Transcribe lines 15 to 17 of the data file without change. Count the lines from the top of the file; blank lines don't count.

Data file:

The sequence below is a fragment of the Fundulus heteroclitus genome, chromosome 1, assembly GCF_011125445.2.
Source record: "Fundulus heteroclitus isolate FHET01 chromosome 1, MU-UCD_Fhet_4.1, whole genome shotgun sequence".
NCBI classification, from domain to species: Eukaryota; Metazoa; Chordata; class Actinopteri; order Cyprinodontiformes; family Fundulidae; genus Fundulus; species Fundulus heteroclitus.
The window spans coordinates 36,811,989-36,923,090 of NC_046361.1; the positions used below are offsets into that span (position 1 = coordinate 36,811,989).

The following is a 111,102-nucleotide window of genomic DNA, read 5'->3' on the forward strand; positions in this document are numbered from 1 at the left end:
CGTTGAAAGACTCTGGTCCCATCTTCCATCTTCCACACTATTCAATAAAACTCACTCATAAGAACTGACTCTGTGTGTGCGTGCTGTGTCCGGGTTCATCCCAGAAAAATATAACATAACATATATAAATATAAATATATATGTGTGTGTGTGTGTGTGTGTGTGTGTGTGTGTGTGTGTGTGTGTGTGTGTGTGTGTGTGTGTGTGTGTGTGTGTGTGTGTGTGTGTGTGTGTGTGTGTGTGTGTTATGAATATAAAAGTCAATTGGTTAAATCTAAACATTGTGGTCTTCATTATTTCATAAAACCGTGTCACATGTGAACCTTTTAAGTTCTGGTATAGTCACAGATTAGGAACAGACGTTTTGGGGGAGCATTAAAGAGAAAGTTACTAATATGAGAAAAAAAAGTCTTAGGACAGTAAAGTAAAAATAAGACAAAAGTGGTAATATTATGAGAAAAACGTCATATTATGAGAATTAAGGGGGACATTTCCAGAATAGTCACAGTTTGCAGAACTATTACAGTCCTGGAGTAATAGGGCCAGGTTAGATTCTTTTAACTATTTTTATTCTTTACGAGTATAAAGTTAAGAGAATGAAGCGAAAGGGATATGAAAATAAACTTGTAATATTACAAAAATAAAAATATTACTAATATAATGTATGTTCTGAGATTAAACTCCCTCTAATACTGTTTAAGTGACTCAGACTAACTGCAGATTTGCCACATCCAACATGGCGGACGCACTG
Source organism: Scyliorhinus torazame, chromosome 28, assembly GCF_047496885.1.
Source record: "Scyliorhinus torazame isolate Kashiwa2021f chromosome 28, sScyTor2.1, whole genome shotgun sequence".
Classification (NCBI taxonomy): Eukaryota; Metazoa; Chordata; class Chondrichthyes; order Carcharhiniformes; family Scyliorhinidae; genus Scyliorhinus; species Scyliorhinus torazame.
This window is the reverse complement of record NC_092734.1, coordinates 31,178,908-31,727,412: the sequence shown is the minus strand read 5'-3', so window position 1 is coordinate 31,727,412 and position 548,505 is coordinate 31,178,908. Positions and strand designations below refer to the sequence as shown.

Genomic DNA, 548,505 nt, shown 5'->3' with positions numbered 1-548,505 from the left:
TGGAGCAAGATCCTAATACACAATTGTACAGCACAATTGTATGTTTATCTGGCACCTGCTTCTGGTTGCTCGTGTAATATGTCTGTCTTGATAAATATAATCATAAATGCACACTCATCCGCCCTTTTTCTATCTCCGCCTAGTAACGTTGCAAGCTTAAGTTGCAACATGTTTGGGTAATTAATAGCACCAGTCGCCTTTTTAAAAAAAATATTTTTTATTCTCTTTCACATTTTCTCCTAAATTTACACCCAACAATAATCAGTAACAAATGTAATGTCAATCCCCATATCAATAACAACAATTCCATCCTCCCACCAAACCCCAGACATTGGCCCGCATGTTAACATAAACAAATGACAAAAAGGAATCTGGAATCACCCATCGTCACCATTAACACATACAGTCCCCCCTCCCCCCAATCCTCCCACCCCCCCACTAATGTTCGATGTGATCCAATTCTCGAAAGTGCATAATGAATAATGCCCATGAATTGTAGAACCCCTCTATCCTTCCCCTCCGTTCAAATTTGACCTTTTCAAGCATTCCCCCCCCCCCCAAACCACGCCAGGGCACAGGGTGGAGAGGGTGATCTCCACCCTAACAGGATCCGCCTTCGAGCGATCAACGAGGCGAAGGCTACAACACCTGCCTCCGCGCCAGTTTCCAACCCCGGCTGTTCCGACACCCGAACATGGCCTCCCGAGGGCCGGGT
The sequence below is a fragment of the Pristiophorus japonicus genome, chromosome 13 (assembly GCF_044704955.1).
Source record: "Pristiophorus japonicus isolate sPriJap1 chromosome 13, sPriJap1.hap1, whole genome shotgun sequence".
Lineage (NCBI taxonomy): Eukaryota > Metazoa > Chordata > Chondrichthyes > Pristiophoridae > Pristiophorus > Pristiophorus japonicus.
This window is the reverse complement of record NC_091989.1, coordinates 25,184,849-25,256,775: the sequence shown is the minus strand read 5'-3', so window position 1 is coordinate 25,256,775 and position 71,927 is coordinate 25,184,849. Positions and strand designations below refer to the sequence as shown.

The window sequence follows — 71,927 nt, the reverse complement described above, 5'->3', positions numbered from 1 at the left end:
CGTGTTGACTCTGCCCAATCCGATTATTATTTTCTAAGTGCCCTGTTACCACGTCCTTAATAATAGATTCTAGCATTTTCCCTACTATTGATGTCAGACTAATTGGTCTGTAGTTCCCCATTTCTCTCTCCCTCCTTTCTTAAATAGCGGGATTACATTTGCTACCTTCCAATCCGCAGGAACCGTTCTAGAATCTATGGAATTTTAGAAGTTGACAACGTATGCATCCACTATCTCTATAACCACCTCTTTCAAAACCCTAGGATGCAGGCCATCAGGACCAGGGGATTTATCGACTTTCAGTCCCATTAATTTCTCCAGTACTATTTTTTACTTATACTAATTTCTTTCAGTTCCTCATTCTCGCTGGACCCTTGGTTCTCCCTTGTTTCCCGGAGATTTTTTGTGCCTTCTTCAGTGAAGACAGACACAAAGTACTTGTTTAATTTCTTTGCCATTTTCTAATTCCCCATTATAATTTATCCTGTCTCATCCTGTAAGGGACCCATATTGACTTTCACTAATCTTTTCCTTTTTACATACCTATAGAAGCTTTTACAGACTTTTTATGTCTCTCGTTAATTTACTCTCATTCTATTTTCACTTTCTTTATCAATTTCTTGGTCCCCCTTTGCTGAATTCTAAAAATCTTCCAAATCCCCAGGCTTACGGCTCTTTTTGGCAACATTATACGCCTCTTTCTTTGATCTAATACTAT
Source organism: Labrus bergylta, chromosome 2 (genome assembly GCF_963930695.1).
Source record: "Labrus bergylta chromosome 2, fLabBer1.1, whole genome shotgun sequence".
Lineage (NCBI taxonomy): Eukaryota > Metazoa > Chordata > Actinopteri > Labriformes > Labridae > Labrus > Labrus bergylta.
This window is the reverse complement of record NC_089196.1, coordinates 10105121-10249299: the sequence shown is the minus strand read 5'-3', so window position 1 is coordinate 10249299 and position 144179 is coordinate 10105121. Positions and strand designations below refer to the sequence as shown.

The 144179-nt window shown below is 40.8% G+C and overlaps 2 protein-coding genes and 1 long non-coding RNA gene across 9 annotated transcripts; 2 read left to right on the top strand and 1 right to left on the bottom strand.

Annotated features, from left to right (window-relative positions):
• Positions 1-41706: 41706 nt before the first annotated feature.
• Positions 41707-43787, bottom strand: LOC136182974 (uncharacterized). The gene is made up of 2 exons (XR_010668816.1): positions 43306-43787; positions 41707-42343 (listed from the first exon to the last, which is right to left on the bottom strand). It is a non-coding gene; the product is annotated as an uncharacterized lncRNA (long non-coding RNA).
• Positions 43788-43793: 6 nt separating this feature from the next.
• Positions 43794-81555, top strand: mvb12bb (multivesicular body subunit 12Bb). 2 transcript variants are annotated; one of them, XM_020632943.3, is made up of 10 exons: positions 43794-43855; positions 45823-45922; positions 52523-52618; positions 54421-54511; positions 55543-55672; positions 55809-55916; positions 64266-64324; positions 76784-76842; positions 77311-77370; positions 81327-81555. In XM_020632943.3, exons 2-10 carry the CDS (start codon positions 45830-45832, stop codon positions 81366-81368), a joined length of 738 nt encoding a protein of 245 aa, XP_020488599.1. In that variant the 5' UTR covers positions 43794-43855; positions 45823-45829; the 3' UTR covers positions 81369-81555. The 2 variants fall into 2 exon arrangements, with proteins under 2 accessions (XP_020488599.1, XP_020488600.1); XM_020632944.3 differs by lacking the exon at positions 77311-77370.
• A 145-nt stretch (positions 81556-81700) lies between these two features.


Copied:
Lineage (NCBI taxonomy): Eukaryota > Metazoa > Chordata > Chondrichthyes > Pristiophoridae > Pristiophorus > Pristiophorus japonicus.
This window is the reverse complement of record NC_091989.1, coordinates 25,184,849-25,256,775: the sequence shown is the minus strand read 5'-3', so window position 1 is coordinate 25,256,775 and position 71,927 is coordinate 25,184,849. Positions and strand designations below refer to the sequence as shown.

The window sequence follows — 71,927 nt, the reverse complement described above, 5'->3', positions numbered from 1 at the left end: